WHEELING, W.Va. — Ohio County Board of Education member Sarah Koegler believes a public town hall discussion is warranted as board members prepare to hire the school district’s next superintendent.
Board President Shane Mallett responded to her request during Monday’s board meeting by directing all board member questions and inquiries about the hiring process to legal counsel.
A capacity crowd turned out for the meeting, which took place just two weeks after board members voted 3-2 not to renew the contract of Superintendent Dianna Vargo when it expires June 30. Mallett and members Gary Kestner and Tim Birch voted “yes” on a Dec. 29 motion not to renew Vargo’s contract, while Koegler and Christine Carder voted “no.”
Mallett said there have been accusations that he and the two other male members of the board exhibited “sexist” motives and were involved in “backroom deals” when they voted not to renew Vargo’s contract. He said outside oversight of the new superintendent’s hiring is necessary in light of those accusations to assure fairness in the process.
“Due to the seriousness of the allegations that have been (made against) Mr. Kestner, Mr. Birch and myself, I have contacted the board’s general counsel, Chapman and Casey, to help us lead this board in our search for a new superintendent,” Mallett said. “Specifically, they will come up with a process for the board to follow which is in compliance with West Virginia Code and assure fairness throughout the entire superintendent’s search, and the hiring process.
“All questions board members have concerning the process should be directed to Chapman and Casey, as was done for the posting of said job.”
He pointed out attorney Sandra Chapman was involved in the process of hiring two state superintendents while serving for nine years on the West Virginia Board of Education, and that attorney Patrick Casey has been the legal representative for Ohio County Schools in recent months.
The Ohio County Board of Education has approved letters of representation with a number of local law firms who they can call upon for legal work not expected to cost more than $10,000, according to Mallett. Mallett, also an attorney, made the call to Casey and Chapman.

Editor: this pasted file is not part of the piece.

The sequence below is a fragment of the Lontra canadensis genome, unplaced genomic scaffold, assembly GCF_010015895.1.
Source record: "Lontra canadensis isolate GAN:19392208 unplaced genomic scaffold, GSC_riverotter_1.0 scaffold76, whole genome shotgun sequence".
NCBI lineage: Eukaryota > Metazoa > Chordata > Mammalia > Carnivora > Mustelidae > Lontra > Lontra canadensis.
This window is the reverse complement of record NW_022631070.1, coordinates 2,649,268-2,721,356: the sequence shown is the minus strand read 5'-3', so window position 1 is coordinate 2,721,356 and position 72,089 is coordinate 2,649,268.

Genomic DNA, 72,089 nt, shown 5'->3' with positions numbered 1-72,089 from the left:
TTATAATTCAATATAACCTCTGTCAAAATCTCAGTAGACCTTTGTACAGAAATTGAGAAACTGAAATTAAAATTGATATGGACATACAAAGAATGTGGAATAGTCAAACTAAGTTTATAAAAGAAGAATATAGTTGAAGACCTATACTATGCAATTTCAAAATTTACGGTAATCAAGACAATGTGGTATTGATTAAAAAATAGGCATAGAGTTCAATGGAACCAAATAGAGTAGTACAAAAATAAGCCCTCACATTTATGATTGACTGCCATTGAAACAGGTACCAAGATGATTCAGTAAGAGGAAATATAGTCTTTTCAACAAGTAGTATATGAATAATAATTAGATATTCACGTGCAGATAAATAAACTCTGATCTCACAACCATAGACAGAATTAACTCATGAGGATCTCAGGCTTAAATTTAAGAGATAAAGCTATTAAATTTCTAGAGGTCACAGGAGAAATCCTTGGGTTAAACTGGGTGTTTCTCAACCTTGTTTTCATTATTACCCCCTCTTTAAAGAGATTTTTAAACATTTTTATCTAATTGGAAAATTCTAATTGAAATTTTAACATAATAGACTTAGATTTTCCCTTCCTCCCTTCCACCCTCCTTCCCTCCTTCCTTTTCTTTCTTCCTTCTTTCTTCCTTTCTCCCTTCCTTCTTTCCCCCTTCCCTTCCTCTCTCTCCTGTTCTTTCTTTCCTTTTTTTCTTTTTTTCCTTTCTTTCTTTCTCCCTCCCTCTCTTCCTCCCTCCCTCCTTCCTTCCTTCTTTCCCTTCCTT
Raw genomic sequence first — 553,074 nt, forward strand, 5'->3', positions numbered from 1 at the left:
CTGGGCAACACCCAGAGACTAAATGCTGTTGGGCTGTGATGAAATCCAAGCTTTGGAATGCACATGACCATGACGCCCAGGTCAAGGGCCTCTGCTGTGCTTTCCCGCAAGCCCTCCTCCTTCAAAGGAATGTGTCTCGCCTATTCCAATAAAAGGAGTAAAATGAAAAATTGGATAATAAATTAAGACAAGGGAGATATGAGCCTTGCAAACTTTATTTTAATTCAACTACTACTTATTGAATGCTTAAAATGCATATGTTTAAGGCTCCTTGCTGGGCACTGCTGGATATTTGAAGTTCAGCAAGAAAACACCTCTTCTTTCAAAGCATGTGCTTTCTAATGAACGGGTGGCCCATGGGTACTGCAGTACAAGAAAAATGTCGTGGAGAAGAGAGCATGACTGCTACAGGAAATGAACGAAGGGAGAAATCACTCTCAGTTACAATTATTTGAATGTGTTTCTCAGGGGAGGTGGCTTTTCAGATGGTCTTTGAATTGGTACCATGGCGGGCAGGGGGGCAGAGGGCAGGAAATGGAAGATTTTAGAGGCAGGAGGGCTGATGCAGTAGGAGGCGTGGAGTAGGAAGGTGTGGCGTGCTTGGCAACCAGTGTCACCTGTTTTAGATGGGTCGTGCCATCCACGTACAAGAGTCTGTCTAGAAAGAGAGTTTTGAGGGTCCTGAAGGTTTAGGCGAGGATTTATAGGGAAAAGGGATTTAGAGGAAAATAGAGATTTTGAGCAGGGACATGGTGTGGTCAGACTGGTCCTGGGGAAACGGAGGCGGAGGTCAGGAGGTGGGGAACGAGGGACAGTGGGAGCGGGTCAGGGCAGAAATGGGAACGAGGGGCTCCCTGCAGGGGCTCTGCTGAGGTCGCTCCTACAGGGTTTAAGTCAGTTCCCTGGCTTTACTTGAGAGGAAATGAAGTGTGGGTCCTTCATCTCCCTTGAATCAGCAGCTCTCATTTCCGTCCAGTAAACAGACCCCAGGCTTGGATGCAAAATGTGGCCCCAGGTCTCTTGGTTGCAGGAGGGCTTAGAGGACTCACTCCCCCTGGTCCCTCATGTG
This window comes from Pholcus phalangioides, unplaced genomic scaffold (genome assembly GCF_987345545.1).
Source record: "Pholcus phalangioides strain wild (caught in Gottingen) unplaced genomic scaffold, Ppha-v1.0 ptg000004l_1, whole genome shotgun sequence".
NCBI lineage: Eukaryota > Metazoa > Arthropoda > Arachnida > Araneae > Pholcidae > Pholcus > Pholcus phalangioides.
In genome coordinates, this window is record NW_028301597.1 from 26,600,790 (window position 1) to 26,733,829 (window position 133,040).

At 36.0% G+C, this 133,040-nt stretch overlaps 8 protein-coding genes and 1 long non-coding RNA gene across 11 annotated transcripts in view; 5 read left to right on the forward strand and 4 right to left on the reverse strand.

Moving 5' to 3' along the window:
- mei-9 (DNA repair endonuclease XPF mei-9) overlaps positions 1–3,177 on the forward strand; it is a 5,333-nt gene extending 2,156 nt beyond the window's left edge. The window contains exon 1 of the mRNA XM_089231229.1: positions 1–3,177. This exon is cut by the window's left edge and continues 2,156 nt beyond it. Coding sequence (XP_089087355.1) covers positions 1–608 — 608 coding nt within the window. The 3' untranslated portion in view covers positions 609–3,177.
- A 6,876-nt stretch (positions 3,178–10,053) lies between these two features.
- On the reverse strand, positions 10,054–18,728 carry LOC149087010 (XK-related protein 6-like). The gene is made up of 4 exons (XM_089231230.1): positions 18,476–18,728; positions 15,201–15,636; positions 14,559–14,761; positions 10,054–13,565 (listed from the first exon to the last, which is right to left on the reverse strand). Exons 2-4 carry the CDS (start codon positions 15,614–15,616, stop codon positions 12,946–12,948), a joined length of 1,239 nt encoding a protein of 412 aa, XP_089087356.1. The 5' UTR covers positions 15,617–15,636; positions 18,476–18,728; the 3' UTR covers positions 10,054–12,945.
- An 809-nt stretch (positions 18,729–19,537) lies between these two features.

He also has asked Howard O’Cull, executive director of the West Virginia School Board Association, to conduct a workshop for board members on hiring a new superintendent.
Koegler said the workshop was a “great idea.”
“However, this training should not take the place of an open discussion at a public board meeting about what we are looking for in a new superintendent, and how we plan to identify the right person, and build the trust of the public through openness and transparency,” she said.
Koegler said the name of anyone who is considered a finalist for the position should be made public. She also said the board should hold a town hall meeting for residents to provide input on the direction of the school system.
Koegler said she was disappointed, but not surprised, that her call for a town hall forum went ignored.
“I’m moving on,” she said.
Seven people signed up Monday night to speak before the board about the superintendent issue, with most wanting to express their respect and admiration to Vargo for her 32 years of service to Ohio County Schools.
Among those speaking were retired Ohio County educators Ron Mauck and Allan Connolly, as well as current staff members Cheryl Williams, Joanne Taylor, Gail Adams and David Alfred.
Taylor said she has been employed as a special education aide in the district for 48 years, and has worked with Vargo throughout her career. She spoke of Vargo’s well-known work ethic, and told a story of how former Wheeling Park High School Principal Phyllis Beneke once scolded Vargo for “working too hard, and spending too much time teaching classes, grading papers and tutoring students.”
“Miss Beneke directed her to stop working so hard, and socialize more,” Taylor said.
Jerry Ames, president of the Ohio County School Service Personnel Association, also took issue with the infighting on the board. He asked them not to drag the school district’s service workers into the controversy.
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